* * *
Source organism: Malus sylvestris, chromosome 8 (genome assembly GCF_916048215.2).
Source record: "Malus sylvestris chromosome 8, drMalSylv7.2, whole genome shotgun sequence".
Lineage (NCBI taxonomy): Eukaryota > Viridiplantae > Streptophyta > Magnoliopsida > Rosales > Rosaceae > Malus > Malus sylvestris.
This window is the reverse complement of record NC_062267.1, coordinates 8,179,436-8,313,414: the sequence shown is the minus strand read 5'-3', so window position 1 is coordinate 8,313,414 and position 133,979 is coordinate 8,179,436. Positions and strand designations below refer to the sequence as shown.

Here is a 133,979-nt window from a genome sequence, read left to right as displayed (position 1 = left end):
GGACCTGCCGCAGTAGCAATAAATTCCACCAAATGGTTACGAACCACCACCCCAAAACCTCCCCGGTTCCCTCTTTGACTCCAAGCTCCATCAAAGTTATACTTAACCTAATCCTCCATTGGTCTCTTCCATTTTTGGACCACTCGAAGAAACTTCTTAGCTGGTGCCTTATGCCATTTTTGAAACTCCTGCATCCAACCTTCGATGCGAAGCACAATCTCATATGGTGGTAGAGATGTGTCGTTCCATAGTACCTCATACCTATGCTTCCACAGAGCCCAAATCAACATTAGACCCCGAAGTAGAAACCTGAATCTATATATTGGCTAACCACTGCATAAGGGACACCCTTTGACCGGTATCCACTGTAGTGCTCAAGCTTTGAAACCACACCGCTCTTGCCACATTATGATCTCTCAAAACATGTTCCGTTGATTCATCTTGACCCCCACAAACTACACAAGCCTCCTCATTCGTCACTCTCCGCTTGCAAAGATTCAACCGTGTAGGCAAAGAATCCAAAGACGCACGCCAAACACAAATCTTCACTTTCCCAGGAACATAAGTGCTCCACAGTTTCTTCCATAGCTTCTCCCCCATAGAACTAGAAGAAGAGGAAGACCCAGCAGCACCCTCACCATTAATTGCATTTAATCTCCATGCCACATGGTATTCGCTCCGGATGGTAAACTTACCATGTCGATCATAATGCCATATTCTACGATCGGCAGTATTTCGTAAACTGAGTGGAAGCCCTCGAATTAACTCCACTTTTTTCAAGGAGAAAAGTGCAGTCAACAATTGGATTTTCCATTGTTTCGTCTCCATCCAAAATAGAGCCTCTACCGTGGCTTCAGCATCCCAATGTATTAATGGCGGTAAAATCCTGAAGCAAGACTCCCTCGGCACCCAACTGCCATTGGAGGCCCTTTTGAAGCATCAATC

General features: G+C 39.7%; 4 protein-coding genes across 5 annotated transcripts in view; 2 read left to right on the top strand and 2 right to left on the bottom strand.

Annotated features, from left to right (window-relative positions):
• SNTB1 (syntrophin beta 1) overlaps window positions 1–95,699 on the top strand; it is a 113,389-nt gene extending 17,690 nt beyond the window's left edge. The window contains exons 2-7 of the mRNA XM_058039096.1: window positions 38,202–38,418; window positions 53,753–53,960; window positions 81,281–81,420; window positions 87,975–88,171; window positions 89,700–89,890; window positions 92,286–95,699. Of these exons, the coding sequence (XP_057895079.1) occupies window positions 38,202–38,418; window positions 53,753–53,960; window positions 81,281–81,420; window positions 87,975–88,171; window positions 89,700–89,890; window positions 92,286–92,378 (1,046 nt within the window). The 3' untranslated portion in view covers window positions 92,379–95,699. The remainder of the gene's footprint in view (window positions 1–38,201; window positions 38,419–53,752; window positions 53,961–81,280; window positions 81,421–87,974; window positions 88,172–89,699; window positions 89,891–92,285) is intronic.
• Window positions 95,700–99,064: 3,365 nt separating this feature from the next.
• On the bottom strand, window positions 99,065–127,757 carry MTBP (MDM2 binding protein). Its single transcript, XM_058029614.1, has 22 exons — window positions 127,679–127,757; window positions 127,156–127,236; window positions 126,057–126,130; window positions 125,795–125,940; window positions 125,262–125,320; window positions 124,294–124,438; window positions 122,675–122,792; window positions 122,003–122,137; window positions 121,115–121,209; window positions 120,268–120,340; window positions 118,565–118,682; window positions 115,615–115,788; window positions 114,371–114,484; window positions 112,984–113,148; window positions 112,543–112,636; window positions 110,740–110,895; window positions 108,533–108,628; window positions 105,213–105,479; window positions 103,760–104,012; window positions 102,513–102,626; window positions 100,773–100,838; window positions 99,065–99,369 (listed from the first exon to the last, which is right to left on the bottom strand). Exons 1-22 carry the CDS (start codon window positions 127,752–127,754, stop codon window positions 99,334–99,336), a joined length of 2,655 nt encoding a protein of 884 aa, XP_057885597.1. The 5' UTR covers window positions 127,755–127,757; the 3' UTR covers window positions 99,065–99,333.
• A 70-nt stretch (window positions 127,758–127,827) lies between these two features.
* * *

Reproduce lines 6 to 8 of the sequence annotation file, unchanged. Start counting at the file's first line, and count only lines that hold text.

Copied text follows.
GGACCTGCCGCAGTAGCAATAAATTCCACCAAATGGTTACGAACCACCACCCCAAAACCTCCCCGGTTCCCTCTTTGACTCCAAGCTCCATCAAAGTTATACTTAACCTAATCCTCCATTGGTCTCTTCCATTTTTGGACCACTCGAAGAAACTTCTTAGCTGGTGCCTTATGCCATTTTTGAAACTCCTGCATCCAACCTTCGATGCGAAGCACAATCTCATATGGTGGTAGAGATGTGTCGTTCCATAGTACCTCATACCTATGCTTCCACAGAGCCCAAATCAACATTAGACCCCGAAGTAGAAACCTGAATCTATATATTGGCTAACCACTGCATAAGGGACACCCTTTGACCGGTATCCACTGTAGTGCTCAAGCTTTGAAACCACACCGCTCTTGCCACATTATGATCTCTCAAAACATGTTCCGTTGATTCATCTTGACCCCCACAAACTACACAAGCCTCCTCATTCGTCACTCTCCGCTTGCAAAGATTCAACCGTGTAGGCAAAGAATCCAAAGACGCACGCCAAACACAAATCTTCACTTTCCCAGGAACATAAGTGCTCCACAGTTTCTTCCATAGCTTCTCCCCCATAGAACTAGAAGAAGAGGAAGACCCAGCAGCACCCTCACCATTAATTGCATTTAATCTCCATGCCACATGGTATTCGCTCCGGATGGTAAACTTACCATGTCGATCATAATGCCATATTCTACGATCGGCAGTATTTCGTAAACTGAGTGGAAGCCCTCGAATTAACTCCACTTTTTTCAAGGAGAAAAGTGCAGTCAACAATTGGATTTTCCATTGTTTCGTCTCCATCCAAAATAGAGCCTCTACCGTGGCTTCAGCATCCCAATGTATTAATGGCGGTAAAATCCTGAAGCAAGACTCCCTCGGCACCCAACTGCCATTGGAGGCCCTTTTGAAGCATCAATC

General features: G+C 39.7%; 4 protein-coding genes across 5 annotated transcripts in view; 2 read left to right on the top strand and 2 right to left on the bottom strand.

Annotated features, from left to right (window-relative positions):